3-on-3: Personnel moves and the postseason

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truehoop-network-3-on-3In this edition of 3-on-3, we provide quick reactions to the Spurs recent personnel moves, the latest of which is the signing of Boris Diaw, in advance of the playoffs. Our players are Aaron McGuire, Jesse Blanchard, and, making a guest appearance, Wayne Vore.

1) Boris Diaw? Does this signing look better on paper or on the court?

Aaron McGuire, Gothic Ginobili/48MoH: On paper, it doesn’t actually look that great. Diaw’s production has tailed off significantly since Phoenix, and his currently awful shape is the stuff of legend. On paper he’s worse than any of the big men we currently have on the roster. But when actualized he can be a large, floor-spacing PF to spot Tim minutes and get Tiago more time. That’s a good thing.

 

Jesse Blanchard, 48MoH: The only paper we have to judge by is what Diaw accomplished in a terrible situation in Charlotte. Similar paper trails showed Stephen Jackson to be a terrible acquisition. On both fronts I believe the Spurs are better equipped to maximize their unique skill sets.

 

Wayne Vore, The Big Fundamental:  I think anything the Spurs get from Boris Diaw on the court is better than it looks on paper. On paper, it cost them nothing. Whatever Boris can give is a plus.

 

2) How would you grade R.C. Buford’s performance over the last month?
McGuire: A-. The only minus is that he had to give up a pick to get Jefferson off the books, and that’s why it isn’t a perfect ‘A’. But Buford has put the Spurs in a position where they’ll have max cap space to play with in the 2013 offseason while simultaneously upgrading some bench spots as we prepare for a playoff run. What more could he have done? Not much.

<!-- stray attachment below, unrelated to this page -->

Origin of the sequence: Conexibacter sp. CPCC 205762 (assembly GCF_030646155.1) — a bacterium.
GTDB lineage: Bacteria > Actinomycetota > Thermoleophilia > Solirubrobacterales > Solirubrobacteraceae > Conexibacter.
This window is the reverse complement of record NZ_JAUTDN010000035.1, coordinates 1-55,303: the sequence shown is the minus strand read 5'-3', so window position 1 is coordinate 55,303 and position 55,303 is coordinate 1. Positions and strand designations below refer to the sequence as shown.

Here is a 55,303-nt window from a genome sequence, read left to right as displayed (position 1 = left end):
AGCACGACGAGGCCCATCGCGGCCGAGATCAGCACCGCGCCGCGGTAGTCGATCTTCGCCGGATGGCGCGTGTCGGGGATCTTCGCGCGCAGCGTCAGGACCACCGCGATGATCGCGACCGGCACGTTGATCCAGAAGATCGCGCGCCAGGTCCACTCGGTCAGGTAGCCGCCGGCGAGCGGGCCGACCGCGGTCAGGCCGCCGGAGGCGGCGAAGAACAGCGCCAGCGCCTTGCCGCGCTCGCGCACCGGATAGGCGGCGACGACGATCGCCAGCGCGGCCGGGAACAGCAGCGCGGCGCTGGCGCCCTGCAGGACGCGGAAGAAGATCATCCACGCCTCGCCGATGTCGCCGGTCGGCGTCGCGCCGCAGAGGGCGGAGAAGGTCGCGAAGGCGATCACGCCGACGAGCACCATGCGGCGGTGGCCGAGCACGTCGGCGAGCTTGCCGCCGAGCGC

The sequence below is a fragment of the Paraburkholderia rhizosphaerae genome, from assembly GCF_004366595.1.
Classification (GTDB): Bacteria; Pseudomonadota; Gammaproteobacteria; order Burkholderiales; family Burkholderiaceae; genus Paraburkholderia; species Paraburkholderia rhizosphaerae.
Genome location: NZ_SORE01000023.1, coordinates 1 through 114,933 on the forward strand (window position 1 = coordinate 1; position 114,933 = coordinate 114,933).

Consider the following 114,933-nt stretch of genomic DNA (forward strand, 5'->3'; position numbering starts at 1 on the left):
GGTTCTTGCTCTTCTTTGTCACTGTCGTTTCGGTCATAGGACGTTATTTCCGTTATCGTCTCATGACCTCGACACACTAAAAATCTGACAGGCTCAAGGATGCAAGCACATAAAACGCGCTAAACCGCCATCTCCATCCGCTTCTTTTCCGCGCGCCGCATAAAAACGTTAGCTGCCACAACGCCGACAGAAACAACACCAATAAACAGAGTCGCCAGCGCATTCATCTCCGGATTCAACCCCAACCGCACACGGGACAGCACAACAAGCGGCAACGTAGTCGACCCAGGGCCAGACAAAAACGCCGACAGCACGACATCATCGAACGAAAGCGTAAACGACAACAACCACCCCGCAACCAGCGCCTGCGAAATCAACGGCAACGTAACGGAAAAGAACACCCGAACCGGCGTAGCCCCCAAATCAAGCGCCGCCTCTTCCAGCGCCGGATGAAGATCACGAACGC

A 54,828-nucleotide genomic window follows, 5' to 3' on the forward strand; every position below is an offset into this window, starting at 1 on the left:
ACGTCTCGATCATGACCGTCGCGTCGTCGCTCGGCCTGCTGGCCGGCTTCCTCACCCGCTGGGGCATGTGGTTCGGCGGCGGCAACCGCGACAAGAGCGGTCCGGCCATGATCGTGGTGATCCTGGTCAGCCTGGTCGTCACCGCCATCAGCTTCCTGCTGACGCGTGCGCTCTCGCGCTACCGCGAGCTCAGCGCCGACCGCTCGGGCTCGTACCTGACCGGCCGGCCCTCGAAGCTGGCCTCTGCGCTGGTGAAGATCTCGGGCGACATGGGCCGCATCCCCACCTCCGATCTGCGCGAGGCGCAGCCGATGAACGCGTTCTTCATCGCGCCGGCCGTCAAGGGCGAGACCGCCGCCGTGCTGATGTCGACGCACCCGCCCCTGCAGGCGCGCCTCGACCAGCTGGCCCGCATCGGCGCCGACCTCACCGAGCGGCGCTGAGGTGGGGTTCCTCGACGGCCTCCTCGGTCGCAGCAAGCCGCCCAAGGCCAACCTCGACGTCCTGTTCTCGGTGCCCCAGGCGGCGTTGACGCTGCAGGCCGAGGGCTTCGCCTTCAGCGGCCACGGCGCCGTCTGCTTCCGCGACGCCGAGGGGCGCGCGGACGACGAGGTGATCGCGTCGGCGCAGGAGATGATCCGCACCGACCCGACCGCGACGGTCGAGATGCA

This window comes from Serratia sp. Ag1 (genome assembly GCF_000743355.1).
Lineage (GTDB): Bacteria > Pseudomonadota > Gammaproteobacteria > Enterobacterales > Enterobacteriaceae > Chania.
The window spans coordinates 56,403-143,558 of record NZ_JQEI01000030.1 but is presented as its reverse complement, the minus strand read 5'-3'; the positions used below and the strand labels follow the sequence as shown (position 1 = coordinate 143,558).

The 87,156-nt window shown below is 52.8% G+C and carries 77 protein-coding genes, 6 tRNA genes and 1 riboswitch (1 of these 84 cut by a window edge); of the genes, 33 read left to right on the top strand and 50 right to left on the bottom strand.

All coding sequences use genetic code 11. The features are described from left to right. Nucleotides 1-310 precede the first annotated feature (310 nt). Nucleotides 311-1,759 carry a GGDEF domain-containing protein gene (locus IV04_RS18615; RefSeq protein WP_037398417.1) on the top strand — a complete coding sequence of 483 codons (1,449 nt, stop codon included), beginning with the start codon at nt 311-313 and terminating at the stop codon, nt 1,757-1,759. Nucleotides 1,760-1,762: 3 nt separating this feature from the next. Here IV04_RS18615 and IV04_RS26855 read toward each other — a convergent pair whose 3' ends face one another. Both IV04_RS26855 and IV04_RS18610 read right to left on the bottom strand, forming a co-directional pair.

Blanchard: B+. Buford upgraded the small forward position while saving money and at worst threw depth at the two glaring holes in their roster. Given what was available, the Spurs came away a deeper, more versatile team without really losing anything or taking on significant salary.

 

Vore: An A-. I’m holding out A+ to see what the team does in the summer and how much Capt. Jack gives us next season. I’m also interested to see the terms of Diaw’s contract. If R.C managed to get him for another year or two at a very low salary then he’s a master ninja. Which we knew already.

 

3) How do the recent personnel moves effect the Spurs’ championship hopes?

 

McGuire: While none of the acquisitions are very large in theory, this could be a Green-for-Perkins type addition by subtraction swap. With Jefferson gone, Kawhi and Neal will get more playing time. With Diaw in the picture, Tiago can spend more time at center without Tim. With Green gone, Ibaka was free to eat more minutes and transform the Thunder from a good team to a contender. That could happen here with Kawhi and Tiago. I think the moves will help the Spurs’ cause.

 

Blanchard: Interior defense remains the Spurs biggest problem, and that wasn’t really addressed, though they have doubled down on versatility and firepower. But the Spurs title hopes rest on the Big Three and the additions biggest effect would be the additional depth preserving Duncan, Ginobili, and Parker for the playoffs.

 

Vore:  I think Jackson for Jefferson increased the championship chances so far as Jackson provides more of what the team needs — playmaking and defense — and the other moves don’t effect it much at all. Tony’s hammy, Tim’s knee, and Manu’s body are where the championship hopes rest.
  • theghostofjh

    Aaron:

    “But when actualized he can be a large, floor-spacing PF to spot Tim minutes and get Tiago more time. That’s a good thing.”

    Why would this give Tiago more time? The point of getting Diaw is to allow Pop to feel more comfortable in giving Bonner LESS time. Diaw is really not much different than Bonner as a “floor-spacer”, especially in the playoffs (where Bonner as a threat falls off the map), but he’s a better all-around player. Diaw theoretically gives Pop some reason he may be able to justify to himself to reduce Bonner’s minutes, but we’re still going to need Blair’s rebounding and inside scoring presence next to Duncan. And as you know, there’s only 96 mpg. to spread around at the 4/5 spot.

    “With Diaw in the picture, Tiago can spend more time at center without Tim.”